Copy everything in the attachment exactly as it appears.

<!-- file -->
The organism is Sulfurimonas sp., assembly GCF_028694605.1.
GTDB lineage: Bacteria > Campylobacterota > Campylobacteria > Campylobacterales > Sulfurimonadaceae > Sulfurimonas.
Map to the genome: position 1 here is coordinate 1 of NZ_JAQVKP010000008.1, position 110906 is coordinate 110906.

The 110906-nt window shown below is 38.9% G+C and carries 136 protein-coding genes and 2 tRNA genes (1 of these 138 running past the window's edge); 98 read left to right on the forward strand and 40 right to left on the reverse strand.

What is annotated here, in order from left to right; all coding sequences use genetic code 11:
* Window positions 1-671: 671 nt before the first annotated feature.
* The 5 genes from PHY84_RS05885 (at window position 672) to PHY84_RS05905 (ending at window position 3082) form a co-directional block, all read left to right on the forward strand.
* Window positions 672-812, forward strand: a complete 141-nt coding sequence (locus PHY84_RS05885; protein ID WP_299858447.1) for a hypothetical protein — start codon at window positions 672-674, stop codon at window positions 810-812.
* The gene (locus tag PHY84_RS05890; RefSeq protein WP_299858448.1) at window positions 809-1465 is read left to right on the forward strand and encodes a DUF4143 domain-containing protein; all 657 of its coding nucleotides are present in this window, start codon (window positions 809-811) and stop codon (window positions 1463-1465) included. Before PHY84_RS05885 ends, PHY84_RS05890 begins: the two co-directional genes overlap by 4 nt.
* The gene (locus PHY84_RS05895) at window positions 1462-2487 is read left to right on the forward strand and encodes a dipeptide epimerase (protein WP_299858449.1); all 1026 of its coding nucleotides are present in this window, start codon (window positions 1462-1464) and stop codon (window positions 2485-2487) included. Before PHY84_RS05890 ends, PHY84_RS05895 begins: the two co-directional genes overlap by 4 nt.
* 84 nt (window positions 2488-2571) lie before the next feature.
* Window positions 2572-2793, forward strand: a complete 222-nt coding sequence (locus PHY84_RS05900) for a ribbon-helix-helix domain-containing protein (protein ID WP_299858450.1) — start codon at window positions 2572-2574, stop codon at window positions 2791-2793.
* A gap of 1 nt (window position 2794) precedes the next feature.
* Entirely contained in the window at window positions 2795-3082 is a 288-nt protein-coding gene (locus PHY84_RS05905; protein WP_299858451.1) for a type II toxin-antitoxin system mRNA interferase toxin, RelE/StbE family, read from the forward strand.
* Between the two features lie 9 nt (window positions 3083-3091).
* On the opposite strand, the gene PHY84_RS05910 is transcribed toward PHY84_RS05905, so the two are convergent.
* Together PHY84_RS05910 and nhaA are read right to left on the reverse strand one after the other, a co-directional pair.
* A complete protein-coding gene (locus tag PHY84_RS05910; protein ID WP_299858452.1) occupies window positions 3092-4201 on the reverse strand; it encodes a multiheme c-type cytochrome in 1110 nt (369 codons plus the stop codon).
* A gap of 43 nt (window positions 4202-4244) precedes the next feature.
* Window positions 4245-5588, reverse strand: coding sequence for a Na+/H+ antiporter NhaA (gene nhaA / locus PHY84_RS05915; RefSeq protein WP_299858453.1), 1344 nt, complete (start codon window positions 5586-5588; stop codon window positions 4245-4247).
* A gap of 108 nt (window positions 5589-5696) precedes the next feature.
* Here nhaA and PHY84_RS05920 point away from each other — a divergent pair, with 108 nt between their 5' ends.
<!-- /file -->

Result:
The organism is Sulfurimonas sp., assembly GCF_028694605.1.
GTDB lineage: Bacteria > Campylobacterota > Campylobacteria > Campylobacterales > Sulfurimonadaceae > Sulfurimonas.
Map to the genome: position 1 here is coordinate 1 of NZ_JAQVKP010000008.1, position 110906 is coordinate 110906.

The 110906-nt window shown below is 38.9% G+C and carries 136 protein-coding genes and 2 tRNA genes (1 of these 138 running past the window's edge); 98 read left to right on the forward strand and 40 right to left on the reverse strand.

What is annotated here, in order from left to right; all coding sequences use genetic code 11:
* Window positions 1-671: 671 nt before the first annotated feature.
* The 5 genes from PHY84_RS05885 (at window position 672) to PHY84_RS05905 (ending at window position 3082) form a co-directional block, all read left to right on the forward strand.
* Window positions 672-812, forward strand: a complete 141-nt coding sequence (locus PHY84_RS05885; protein ID WP_299858447.1) for a hypothetical protein — start codon at window positions 672-674, stop codon at window positions 810-812.
* The gene (locus tag PHY84_RS05890; RefSeq protein WP_299858448.1) at window positions 809-1465 is read left to right on the forward strand and encodes a DUF4143 domain-containing protein; all 657 of its coding nucleotides are present in this window, start codon (window positions 809-811) and stop codon (window positions 1463-1465) included. Before PHY84_RS05885 ends, PHY84_RS05890 begins: the two co-directional genes overlap by 4 nt.
* The gene (locus PHY84_RS05895) at window positions 1462-2487 is read left to right on the forward strand and encodes a dipeptide epimerase (protein WP_299858449.1); all 1026 of its coding nucleotides are present in this window, start codon (window positions 1462-1464) and stop codon (window positions 2485-2487) included. Before PHY84_RS05890 ends, PHY84_RS05895 begins: the two co-directional genes overlap by 4 nt.
* 84 nt (window positions 2488-2571) lie before the next feature.
* Window positions 2572-2793, forward strand: a complete 222-nt coding sequence (locus PHY84_RS05900) for a ribbon-helix-helix domain-containing protein (protein ID WP_299858450.1) — start codon at window positions 2572-2574, stop codon at window positions 2791-2793.
* A gap of 1 nt (window position 2794) precedes the next feature.
* Entirely contained in the window at window positions 2795-3082 is a 288-nt protein-coding gene (locus PHY84_RS05905; protein WP_299858451.1) for a type II toxin-antitoxin system mRNA interferase toxin, RelE/StbE family, read from the forward strand.
* Between the two features lie 9 nt (window positions 3083-3091).
* On the opposite strand, the gene PHY84_RS05910 is transcribed toward PHY84_RS05905, so the two are convergent.
* Together PHY84_RS05910 and nhaA are read right to left on the reverse strand one after the other, a co-directional pair.
* A complete protein-coding gene (locus tag PHY84_RS05910; protein ID WP_299858452.1) occupies window positions 3092-4201 on the reverse strand; it encodes a multiheme c-type cytochrome in 1110 nt (369 codons plus the stop codon).
* A gap of 43 nt (window positions 4202-4244) precedes the next feature.
* Window positions 4245-5588, reverse strand: coding sequence for a Na+/H+ antiporter NhaA (gene nhaA / locus PHY84_RS05915; RefSeq protein WP_299858453.1), 1344 nt, complete (start codon window positions 5586-5588; stop codon window positions 4245-4247).
* A gap of 108 nt (window positions 5589-5696) precedes the next feature.
* Here nhaA and PHY84_RS05920 point away from each other — a divergent pair, with 108 nt between their 5' ends.